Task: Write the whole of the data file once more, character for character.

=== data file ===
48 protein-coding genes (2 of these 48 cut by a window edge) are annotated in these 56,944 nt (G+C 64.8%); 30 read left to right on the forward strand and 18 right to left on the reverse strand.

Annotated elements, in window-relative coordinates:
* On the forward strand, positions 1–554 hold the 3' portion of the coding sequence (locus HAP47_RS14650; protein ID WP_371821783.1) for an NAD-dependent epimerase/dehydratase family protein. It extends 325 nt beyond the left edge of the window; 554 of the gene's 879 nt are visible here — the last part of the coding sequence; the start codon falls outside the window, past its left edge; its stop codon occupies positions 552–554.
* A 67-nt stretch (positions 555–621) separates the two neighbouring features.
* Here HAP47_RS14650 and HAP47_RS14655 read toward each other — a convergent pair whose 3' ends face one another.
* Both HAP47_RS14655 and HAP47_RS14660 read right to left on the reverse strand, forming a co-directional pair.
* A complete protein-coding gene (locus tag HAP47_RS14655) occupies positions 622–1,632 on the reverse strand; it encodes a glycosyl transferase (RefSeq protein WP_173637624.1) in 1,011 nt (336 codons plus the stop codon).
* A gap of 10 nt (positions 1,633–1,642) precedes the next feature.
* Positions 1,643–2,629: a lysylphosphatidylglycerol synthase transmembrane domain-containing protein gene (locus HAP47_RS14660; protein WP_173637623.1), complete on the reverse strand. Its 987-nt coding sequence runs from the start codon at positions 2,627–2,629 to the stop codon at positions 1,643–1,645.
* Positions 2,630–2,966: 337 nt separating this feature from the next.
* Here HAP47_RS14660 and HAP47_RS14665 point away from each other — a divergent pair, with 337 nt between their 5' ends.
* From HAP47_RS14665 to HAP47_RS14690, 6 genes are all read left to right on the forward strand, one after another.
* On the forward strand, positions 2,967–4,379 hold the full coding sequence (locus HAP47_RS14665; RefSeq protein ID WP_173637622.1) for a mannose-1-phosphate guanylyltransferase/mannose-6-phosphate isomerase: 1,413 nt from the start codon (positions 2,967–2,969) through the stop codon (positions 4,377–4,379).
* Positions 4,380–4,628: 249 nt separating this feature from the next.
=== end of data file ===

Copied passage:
48 protein-coding genes (2 of these 48 cut by a window edge) are annotated in these 56,944 nt (G+C 64.8%); 30 read left to right on the forward strand and 18 right to left on the reverse strand.

Annotated elements, in window-relative coordinates:
* On the forward strand, positions 1–554 hold the 3' portion of the coding sequence (locus HAP47_RS14650; protein ID WP_371821783.1) for an NAD-dependent epimerase/dehydratase family protein. It extends 325 nt beyond the left edge of the window; 554 of the gene's 879 nt are visible here — the last part of the coding sequence; the start codon falls outside the window, past its left edge; its stop codon occupies positions 552–554.
* A 67-nt stretch (positions 555–621) separates the two neighbouring features.
* Here HAP47_RS14650 and HAP47_RS14655 read toward each other — a convergent pair whose 3' ends face one another.
* Both HAP47_RS14655 and HAP47_RS14660 read right to left on the reverse strand, forming a co-directional pair.
* A complete protein-coding gene (locus tag HAP47_RS14655) occupies positions 622–1,632 on the reverse strand; it encodes a glycosyl transferase (RefSeq protein WP_173637624.1) in 1,011 nt (336 codons plus the stop codon).
* A gap of 10 nt (positions 1,633–1,642) precedes the next feature.
* Positions 1,643–2,629: a lysylphosphatidylglycerol synthase transmembrane domain-containing protein gene (locus HAP47_RS14660; protein WP_173637623.1), complete on the reverse strand. Its 987-nt coding sequence runs from the start codon at positions 2,627–2,629 to the stop codon at positions 1,643–1,645.
* Positions 2,630–2,966: 337 nt separating this feature from the next.
* Here HAP47_RS14660 and HAP47_RS14665 point away from each other — a divergent pair, with 337 nt between their 5' ends.
* From HAP47_RS14665 to HAP47_RS14690, 6 genes are all read left to right on the forward strand, one after another.
* On the forward strand, positions 2,967–4,379 hold the full coding sequence (locus HAP47_RS14665; RefSeq protein ID WP_173637622.1) for a mannose-1-phosphate guanylyltransferase/mannose-6-phosphate isomerase: 1,413 nt from the start codon (positions 2,967–2,969) through the stop codon (positions 4,377–4,379).
* Positions 4,380–4,628: 249 nt separating this feature from the next.